Mid-South farmer expects food prices to rise due to low river levels

Published: Oct. 10, 2022 at 7:23 PM CDT
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WEST MEMPHIS, Ark. (WMC) - We’re in the middle of grain harvesting season, a bad time for the Mississippi River to be among one of the lowest points in recorded history.

The National Weather Service’s Memphis river gauge measured -6.13ft. on Monday afternoon, but their predictions anticipate the river to drop to -9.4ft. by the weekend.

The all-time low is -10.7ft, set in 1988.

Dannie Daughhetee was just getting his start as a farmer in Crittenden County and says he didn’t have enough land and crop yield for river levels to make an impact on him.

He has 7,000 acres and is paying more attention to how the river impacts his livelihood.

“We’ve had some lows in the past, but it’s nothing compared to what it is right now,” said Daughhetee.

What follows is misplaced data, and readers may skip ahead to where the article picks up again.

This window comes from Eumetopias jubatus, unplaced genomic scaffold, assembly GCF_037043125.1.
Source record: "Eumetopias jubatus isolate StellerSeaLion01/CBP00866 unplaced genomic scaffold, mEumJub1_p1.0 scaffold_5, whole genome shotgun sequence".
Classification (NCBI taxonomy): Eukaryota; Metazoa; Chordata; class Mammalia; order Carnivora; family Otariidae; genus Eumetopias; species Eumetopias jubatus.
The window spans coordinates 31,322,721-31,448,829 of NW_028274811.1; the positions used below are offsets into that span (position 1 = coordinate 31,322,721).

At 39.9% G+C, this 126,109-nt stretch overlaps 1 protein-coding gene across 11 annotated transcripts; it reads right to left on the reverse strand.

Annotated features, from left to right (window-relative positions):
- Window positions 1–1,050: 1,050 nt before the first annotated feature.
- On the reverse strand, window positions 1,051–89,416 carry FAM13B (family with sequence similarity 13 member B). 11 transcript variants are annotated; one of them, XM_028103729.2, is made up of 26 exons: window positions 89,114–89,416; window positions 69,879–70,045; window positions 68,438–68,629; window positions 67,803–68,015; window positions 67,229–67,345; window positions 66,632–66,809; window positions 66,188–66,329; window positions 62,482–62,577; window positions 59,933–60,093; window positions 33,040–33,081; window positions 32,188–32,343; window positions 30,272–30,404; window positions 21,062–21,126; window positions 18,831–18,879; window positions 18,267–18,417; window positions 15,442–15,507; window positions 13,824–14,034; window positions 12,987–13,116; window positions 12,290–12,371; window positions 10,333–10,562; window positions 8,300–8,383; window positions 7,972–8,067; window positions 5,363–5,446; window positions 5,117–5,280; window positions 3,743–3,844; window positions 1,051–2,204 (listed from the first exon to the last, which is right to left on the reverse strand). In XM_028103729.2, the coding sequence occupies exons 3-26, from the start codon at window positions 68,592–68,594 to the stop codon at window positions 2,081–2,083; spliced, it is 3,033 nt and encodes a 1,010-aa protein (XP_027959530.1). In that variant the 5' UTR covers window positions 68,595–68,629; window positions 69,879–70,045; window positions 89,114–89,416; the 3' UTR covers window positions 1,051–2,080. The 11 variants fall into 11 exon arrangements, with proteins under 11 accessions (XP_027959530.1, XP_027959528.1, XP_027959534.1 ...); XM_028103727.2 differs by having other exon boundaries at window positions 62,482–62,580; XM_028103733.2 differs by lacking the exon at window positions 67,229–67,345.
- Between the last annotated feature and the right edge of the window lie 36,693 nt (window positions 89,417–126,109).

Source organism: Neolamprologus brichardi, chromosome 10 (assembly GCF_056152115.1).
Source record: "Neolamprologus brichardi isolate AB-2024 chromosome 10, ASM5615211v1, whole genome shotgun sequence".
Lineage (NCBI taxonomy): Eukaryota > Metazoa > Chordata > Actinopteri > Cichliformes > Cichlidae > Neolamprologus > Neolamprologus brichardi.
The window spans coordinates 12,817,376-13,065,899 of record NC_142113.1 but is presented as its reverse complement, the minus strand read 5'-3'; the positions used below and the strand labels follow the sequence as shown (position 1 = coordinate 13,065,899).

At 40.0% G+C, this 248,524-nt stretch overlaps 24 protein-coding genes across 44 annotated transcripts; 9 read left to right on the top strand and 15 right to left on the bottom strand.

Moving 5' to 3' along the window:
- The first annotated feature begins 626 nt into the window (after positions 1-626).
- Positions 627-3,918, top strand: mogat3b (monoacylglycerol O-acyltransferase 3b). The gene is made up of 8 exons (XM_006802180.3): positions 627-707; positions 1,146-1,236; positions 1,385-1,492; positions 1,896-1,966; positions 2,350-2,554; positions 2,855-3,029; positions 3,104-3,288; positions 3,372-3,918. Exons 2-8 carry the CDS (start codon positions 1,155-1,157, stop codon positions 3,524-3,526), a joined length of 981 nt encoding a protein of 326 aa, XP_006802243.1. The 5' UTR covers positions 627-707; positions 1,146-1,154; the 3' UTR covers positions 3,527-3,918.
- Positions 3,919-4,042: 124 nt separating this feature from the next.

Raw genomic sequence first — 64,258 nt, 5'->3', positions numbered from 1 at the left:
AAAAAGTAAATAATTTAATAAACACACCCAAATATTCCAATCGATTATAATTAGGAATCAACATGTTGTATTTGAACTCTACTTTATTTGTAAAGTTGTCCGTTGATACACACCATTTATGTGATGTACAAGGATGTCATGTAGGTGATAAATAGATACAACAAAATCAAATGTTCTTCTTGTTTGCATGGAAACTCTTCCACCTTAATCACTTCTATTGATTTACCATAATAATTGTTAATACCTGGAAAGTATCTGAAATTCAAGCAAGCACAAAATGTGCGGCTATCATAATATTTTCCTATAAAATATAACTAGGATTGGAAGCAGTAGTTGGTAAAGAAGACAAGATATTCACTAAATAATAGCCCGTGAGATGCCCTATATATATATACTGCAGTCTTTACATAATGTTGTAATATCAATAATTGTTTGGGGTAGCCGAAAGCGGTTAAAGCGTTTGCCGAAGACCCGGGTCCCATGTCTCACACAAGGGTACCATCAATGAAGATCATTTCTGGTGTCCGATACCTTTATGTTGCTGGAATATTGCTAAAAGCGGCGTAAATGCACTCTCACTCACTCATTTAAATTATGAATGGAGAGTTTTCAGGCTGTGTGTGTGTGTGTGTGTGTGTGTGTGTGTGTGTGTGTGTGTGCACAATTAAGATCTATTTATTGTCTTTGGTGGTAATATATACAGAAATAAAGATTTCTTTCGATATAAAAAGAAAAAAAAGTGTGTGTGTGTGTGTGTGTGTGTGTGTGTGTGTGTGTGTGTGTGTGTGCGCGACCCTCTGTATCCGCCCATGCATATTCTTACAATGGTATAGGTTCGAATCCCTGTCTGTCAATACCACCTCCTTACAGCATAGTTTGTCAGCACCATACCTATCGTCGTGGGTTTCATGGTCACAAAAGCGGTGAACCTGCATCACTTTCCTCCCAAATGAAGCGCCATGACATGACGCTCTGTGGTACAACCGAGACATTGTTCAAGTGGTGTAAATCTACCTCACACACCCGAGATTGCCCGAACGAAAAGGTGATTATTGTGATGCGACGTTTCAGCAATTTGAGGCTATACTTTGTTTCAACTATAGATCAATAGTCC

Traditionally, it takes one of Daughhetee’s employees an hour or so to drop a truckload of grain off at the Consolidated Grain & Barge, known commonly as the CGB, in West Memphis.

He says a truck may wait as long as six hours.

Currently, shipping companies on the southern portion of the Mississippi have voluntarily reduced their tows from 36 to 25 barges, a more than 30% reduction, as well as a 30% reduction of the product in each barge, to reduce draft on the river.

It’s to the point where farmers who have storage space in their grain bins are dumping their load in the dirt at the CGB because they don’t have 6 hours to kill.

“Everything is fixing to have to be shipped by trucks,” said Daughhetee. “Whenever you do that, you’re looking at so much more freight. Somebody is going to have to eat the cost.”

Daughhetee said he’s already eating into his profit margins, paying high costs for diesel fuel to operate his equipment.

Already, grain prices across the board continue on an upward trajectory, and those grains impact more than just what’s on the bread aisle at the grocery store.

“What we’re producing goes to cattle feed, chicken feed, hog feed..your corn flakes and frosted flakes,” said Daughhetee. “It’s all made from wheat and beans and rice. It might take another year for the consumer to see it, but they are going to see some outrageous prices.”

Daughhetee and other farmers are following along with the old saying and are praying for rain.

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